Sauna bathing for older people


Sauna bathing for older people

With increasing professionalization, target group concentration and niche orientation in the SPA and wellness sector, the question also increasingly arises as to whether sauna bathing is advisable for older people and if there is an upper age limit.

Is sauna bathing also suitable for older people?

Anyone who can go to the sauna on their own can use it, is the simple answer that Finland, the motherland of sauna culture, has to this question. There, it has long been common for even the elderly to use the sauna; it is not uncommon for people over 80 to go to the sauna once or several times a week.

Because the benefits of this habit are considerable even for seniors. That is why it is nothing special to find numerous people over 70 in public sauna baths. This is also due to the trend that people today are getting older and are still more active, more mobile and fitter than they used to be, even at an advanced age. This means that their leisure time behavior is also changing, which in turn brings an improvement in the general conditions.

In addition to the health benefits, which will be discussed in more detail below and which are particularly significant for older people, aspects such as sociability, entertainment, a change from everyday life and a certain habit are in the foreground.

Health benefits for older people

The positive influence of regular saunas can be seen most easily in the skin. With age, the skin begins to regress due to water depletion in the tissue and the resulting reduced cell pressure. It appears wrinkled, crinkled and often very dry. The heat during the sauna process produces an increase in blood flow to the skin, the high humidity produces extensive moisturizing and the increase in temperature in the skin organ stimulates the metabolism. Therefore, the sauna visit has a very beneficial effect on the formation of new cells, so sauna bathing can be considered as an anti-aging measure for the skin, because it gets a better elasticity.

During sauna bathing, the sweat glands are exercised and even seniors produce the usual amount of 30-40g of sweat per minute. Thus, it is not possible to speak of a reduced sweating activity, which often occurs in older people. In addition, heavy sweating has a positive effect on detoxification and prevents the resulting age-related restriction of mobility.

A training of the blood vessels in the skin organ can provide for the fact that circulatory disorder and the associated load are at least alleviated. It also leads to so-called inurement and infection prevention in sauna users of all ages through increased production of immune defense substances. This is particularly effective for older people, as they tend to be more susceptible to infections. Typical diseases of old age such as rheumatism and joint complaints can also be favorably influenced by sauna sessions.

The thermal stimuli in the sauna activate the vegetative nervous system and trigger relaxation and a feeling of refreshment even in older people. Furthermore, a sauna session can have positive psychological effects on the emotional state.

When should you be careful?

As shown above, sauna bathing can have a supportive and positive effect on the quality of life of older people. However, seniors in particular should refrain from sauna bathing if they have certain illnesses – acute or chronic.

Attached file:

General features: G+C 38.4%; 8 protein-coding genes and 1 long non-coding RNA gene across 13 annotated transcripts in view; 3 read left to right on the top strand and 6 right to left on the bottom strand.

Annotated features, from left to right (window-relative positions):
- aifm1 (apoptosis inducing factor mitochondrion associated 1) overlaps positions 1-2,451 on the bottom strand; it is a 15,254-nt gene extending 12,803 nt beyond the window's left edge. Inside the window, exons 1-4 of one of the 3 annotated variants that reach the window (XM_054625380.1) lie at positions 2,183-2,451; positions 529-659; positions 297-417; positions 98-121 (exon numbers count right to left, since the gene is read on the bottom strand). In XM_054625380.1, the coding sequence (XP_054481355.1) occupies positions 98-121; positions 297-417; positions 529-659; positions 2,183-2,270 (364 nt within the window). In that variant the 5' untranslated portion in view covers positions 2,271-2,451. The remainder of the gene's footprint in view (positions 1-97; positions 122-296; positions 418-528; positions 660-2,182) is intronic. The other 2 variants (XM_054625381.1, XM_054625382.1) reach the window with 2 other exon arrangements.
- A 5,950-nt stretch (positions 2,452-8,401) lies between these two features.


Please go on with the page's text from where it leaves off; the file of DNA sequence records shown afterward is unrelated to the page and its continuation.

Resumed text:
Just like young people, seniors should not visit a sauna if they suffer from bronchitis or pneumonia. This also applies to heart disease, vascular and venous disorders, and high blood pressure. In these cases, sauna sessions should at least be discussed with a doctor in advance. In general, the risk of undiagnosed diseases is greater in people over 70 than in younger people, and the heart often no longer offers the expected performance, so a visit to the doctor is always recommended. Once the doctor has given the go-ahead, sauna users of all ages can rely on their feelings: if they experience inner restlessness, feel sick or dizzy, or if their pulse rate is elevated, they should not check their watch but leave the sauna immediately.

Elderly people are recommended to use rather the lower benches in the sauna, because the heat there is not as great and the contrast with the plunge pool is not as strong.

Since old age results in reduced secretion of sebum, seniors should care for their entire body with a nutrient-rich skin lotion directly after sauna bathing.

An important target group in economic terms

Older people are important customers for sauna operators, as more and more customers are over 50 years old. The average age in saunas is roughly the same as in society. Surveys have shown that older people also visit saunas much more regularly than younger people. This is partly because they use sauna bathing for communication and socializing, and partly because scheduling pressure is lower and planning is often simpler in this age group.

80% of sauna-goers over 50 years of age said they visit the sauna once a week, while only 35% of those under 30 years of age do so regularly. Seniors are also ahead in terms of year-round visits, with 76% of them stating that they visit a sauna throughout the year. With the under 30-year olds only 57% could be determined for this.

Many saunas have already reacted to these survey results and offer special senior citizen times, in which this important target group receives admission at special prices. Often then even in the attached catering trade senior-fair meals are offered to favorable conditions.

Nevertheless, it is worthwhile to exactly determine the consumer behavior of the older generation, since this differs strikingly from that of younger people. Sauna operators can thus save themselves the mistake of putting seniors in a consumer box.


List of sources:

Bericht „SAUNA & BÄDERPRAXIS 3/2013“: Saunabaden im Alter: Alle Beteiligten profitieren